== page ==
A man named Vidal Herrera called me one day after he read one of my stories in the Daily News. “You should do a story on me. I run an autopsy business,” he said. How could I say no to that? I checked around and found Herrera runs one of the best known autopsy businesses in the nation. Now he wants to expand by offering franchises to veterans. I don’t know if it will work, but Herrera said the dead gave him life. From my story (Daily News, June 12, 2011):
Vidal Herrera lives to give voice to the dead.
When a swaddled corpse arrives at his morgue, Herrera knows it’s because there are suspicions surrounding a loved one’s demise from grieving family members.
Did Grandma really die of old age at the nursing home? Was it heart disease that caused Dad’s death?
Dead men tell no tales, but their skin tissue, organ samples and body fluids speak and it’s Herrera’s job as an autopsy technician to collect the evidence for the answers.
“Death has been good to me,” said Herrera, a giant of a man with broad shoulders and a wide smile who wears black and red surgical scrubs.
A La Crescenta resident, Herrera founded 1-800-AUTOPSY nearly 25 years ago. The business specializes in everything from private forensic autopsies to toxicology analysis, tissue and brain procurement to post-mortem DNA paternity analysis.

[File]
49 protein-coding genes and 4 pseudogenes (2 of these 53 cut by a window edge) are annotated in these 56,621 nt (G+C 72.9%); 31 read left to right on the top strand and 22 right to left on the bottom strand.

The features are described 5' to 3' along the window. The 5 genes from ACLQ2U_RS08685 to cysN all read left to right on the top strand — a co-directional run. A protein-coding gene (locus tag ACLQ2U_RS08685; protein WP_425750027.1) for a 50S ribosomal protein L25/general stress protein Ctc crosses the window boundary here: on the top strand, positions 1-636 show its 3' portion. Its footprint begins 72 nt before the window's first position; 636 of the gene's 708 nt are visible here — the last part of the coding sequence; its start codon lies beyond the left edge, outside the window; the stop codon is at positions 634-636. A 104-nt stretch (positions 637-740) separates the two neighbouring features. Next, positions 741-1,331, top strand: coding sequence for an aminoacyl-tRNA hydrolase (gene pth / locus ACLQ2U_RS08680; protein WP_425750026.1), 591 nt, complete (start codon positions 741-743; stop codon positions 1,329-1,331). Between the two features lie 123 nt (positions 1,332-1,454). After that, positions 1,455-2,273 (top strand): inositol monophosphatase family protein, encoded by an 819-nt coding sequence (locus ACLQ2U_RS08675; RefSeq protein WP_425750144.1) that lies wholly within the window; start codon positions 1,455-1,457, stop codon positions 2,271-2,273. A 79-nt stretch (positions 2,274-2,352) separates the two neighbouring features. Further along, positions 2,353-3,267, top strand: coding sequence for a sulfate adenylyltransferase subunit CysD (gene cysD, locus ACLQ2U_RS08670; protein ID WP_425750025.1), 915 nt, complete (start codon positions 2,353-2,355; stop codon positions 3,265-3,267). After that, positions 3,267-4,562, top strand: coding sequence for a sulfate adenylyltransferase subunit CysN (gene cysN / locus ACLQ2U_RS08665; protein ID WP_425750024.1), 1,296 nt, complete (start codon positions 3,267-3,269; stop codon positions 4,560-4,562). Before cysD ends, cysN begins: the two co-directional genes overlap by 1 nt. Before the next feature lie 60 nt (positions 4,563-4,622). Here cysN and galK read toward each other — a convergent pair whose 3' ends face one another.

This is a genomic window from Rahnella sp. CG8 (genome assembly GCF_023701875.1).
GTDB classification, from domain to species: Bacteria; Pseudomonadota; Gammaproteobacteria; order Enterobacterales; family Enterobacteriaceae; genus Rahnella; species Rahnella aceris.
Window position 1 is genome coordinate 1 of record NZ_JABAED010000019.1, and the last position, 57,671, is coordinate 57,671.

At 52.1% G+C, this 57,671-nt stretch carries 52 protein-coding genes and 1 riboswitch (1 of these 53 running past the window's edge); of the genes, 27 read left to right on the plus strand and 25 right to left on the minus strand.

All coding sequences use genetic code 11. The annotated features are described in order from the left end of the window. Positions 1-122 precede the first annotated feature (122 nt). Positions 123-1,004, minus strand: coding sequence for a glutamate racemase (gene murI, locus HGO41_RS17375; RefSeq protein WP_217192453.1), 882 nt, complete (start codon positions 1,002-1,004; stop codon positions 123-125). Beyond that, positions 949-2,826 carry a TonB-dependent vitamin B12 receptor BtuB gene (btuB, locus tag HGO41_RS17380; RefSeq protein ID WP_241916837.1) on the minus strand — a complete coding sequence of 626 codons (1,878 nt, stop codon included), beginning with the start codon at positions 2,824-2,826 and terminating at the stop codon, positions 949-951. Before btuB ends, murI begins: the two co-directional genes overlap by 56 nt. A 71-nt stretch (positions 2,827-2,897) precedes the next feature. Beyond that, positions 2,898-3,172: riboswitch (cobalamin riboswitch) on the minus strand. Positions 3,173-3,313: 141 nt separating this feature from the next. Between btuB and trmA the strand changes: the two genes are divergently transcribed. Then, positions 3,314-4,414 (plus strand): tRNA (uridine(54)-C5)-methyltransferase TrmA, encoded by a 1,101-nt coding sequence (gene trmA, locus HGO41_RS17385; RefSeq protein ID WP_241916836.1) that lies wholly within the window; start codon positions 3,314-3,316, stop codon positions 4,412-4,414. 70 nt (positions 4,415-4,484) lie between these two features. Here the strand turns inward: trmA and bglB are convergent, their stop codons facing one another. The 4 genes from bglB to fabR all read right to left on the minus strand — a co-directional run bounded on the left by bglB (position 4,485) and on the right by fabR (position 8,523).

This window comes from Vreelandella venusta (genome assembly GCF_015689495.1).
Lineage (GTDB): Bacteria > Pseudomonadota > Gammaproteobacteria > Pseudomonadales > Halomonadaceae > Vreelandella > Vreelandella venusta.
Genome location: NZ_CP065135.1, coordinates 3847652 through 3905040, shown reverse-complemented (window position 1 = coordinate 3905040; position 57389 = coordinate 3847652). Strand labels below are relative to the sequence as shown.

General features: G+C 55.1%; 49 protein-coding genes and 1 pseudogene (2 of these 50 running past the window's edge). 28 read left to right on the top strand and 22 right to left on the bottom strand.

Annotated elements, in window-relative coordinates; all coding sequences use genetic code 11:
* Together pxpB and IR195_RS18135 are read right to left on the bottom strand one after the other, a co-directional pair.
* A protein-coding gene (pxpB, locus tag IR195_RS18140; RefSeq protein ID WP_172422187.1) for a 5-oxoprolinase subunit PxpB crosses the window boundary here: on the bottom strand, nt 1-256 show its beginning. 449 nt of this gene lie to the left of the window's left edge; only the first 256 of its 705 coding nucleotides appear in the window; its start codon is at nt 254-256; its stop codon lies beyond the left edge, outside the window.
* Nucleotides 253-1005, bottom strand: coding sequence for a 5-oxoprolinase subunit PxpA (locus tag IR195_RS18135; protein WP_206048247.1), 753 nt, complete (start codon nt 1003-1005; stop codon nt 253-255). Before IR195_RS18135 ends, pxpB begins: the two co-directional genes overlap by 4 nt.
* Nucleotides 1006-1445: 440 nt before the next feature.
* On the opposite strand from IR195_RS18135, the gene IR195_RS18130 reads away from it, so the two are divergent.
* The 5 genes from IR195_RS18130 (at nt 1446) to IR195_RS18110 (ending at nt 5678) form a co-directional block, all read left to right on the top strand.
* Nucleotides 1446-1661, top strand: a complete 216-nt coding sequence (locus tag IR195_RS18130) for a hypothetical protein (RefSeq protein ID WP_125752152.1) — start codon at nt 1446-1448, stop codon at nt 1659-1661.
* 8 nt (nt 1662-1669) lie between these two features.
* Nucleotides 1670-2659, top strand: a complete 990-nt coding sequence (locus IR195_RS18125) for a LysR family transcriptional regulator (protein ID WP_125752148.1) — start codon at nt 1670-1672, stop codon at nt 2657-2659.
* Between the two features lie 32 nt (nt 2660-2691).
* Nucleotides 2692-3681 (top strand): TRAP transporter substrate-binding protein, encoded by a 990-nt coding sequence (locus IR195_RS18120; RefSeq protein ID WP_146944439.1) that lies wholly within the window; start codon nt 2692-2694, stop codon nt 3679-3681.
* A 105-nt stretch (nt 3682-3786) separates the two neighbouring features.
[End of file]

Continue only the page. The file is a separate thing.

“Death sustains me,” Herrera says. “It motivates me.”
Now Herrera wants to pass on that motivation to a new generation of autopsy technicians. He’s hoping to expand 1-800-AUTOPSY across the nation, and he wants willing veterans returning home from the wars of Iraq and Afghanistan to learn how to collect body samples. It’s the veterans, especially those wounded in combat, he says, who need jobs the most.
“As a technician, a veteran will have a job, and they’ll have their dignity and self- esteem,” Herrera said. “I want to do this because I know exactly what some of them go through.”